Wednesday, October 19, 2011

Art and Reality

I am not a fan of reality TV.  And how can they call it reality?!  How "real" are these people with a camera pointed at them?  Some of my friends watch The Bachelor.  My daughter can be caught watching a Housewives drama. (a study in sociology, of course)  The kids love Chopped, a reality competition with chefs who create gastronomic delights from four or five ingredients chosen by the show.  My husband even found one about golf!  And who doesn't watch Hillbilly Handfishin'?  A show that takes a group out into the rivers of Mississippi and teaches them to "noodle" or catch catfish with their hands!  They are modern day game shows in a way and there is something for everyone.  And they seem addicting.  I really have no use for them.

But wait. Now there is one for artists!  Yes, you read right-a reality show about art and artists. It has the same premise as all the others.  Project Runway for the arts.  But I like it!  It's called Work of Art-The Next Great Artist on Bravo.  The premise is not new.  Challenges are issued, there is an elimination each week, a large cash prize and an exhibit in the Boston Museum of Art for the lucky finalist.  But what I find most interesting are the challenges and their results.  I am never disappointed as a group of talented individuals give me a charge of inspiration with their take on the challenge.  I have to admit, I am in awe sometimes. 

Last season I began to pull for the artists I thought had the most potential.  I watched each week as they struggled to use their unique creativity within the constraints of the challenge issued and asked "could I do that"?  I watched talented artists with amazing skills choke under pressure and sympathized since I've done that!  I saw the drama as artists let their personalities get in the way of their talents.  I watched an artist who I viewed at first as ho-hum rise steadily to each challenge and move through the weeks gaining confidence.  I realized that small steps done steadily move you forward.  Large glimpses of occasional brilliance are great, but what do you do in between?  I think you can loose momentum.  But those flashes of brilliance are a thing to behold.  And I saw some awesome art and amazing skills. 

I've seriously thought about taking on the challenges myself each week, but that's not reality.  On what plannet is it possible to lock myself away in a room with unlimited supplies and devote myself to creating.  But isn't that the dream??  And for a few lucky artists it is a reality.  And I will be watching!

Thursday, October 6, 2011

Turning Negatives into Possitives

If you read this blog often you  know that I draw a lot of metaphors for life and art from my love of nature.  I have a deep connection to nature and need to spend time outdoors to keep myself balanced.  I am continually amazed at what God (or whatever you call or believe it to be)  reveals to me through creation. Creating is a very spiritual thing for me.  And my personal experience tells me that most "creatives" are pretty spiritual people in some form.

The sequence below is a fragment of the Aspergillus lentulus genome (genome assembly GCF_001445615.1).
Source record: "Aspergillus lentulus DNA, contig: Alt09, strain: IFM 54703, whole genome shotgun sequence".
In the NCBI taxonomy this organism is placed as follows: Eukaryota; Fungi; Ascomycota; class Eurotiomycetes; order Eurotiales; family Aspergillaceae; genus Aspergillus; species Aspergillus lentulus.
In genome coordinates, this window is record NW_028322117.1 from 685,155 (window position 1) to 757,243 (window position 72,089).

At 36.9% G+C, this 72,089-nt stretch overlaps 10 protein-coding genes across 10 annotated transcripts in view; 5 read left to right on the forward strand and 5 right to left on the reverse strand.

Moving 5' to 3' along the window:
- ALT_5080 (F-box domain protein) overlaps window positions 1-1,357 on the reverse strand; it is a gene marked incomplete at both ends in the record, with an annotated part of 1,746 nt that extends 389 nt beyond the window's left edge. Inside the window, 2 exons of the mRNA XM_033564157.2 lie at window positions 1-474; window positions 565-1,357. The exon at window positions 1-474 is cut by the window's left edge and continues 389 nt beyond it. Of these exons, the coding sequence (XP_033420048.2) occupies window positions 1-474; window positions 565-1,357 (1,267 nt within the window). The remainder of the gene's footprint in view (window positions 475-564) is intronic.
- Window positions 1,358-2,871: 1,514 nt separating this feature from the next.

This week I was doing a demo for a class on negative painting.  Using an old lesson, I wanted a new spin because I get bored doing the same thing over and over again.  On my walk the brown leaves are starting to crunch beneath my feet, but the colors are just starting to show.  Last years color was disappointing, so I am hopeful for this year. With so much rain the colors should be spectacular this year and I am watching daily as things turn a bit more each day.  If past years are an indication there will be one or two brilliant weeks of incredible color.    Inspired by a few fallen leaves with some color that I picked up to do a journal page with, the idea for my demo came. 

The painting above uses both negative painting (painting the space around the subject) and positive painting techniques (actually painting the object).   The simple principle is that the negative space is what shows the positive forms in my painting.  But it's hard to see and do because we are not used to seeing things that way or doing it!  I am reminded that in my art as in life the "negative" when viewed objectively is not necessarily "bad".  It is in fact a necessary part of the whole of the painting, and our lives.  We need to get past the idea that the "good" things or those things that give pleasure are the only valuable things.  While none of us are going in search of pain and adversity, the truth is that without the negative the positive would be that much less defined or appreciated. In nature, all these dreary rainy day's (which most of us view negatively)  have made for one of the 10 wettest years in recorded history in Ohio. But the "positive" to that negative is that it should be one of the most brilliant shows of fall color in many years as well!

I just had to share with you how multi layered the creative process is for me.  Look for the lessons you can learn from the things you see as negative in your life.  And try a negative painting to cement the idea that those very spaces define the positive ones!  Changing how we see in art as well as life is part of the way we grow. 

So what started as a search for a new way to teach a basic principle turned out to be a new take on an old lesson for me.  As I navigate some negative space in my life I'm finding it makes the positive aspects more visible.   Shifting to view the "negative" as not "bad" or unnecessary changes how I handle it.  And yes, it's easier said than done!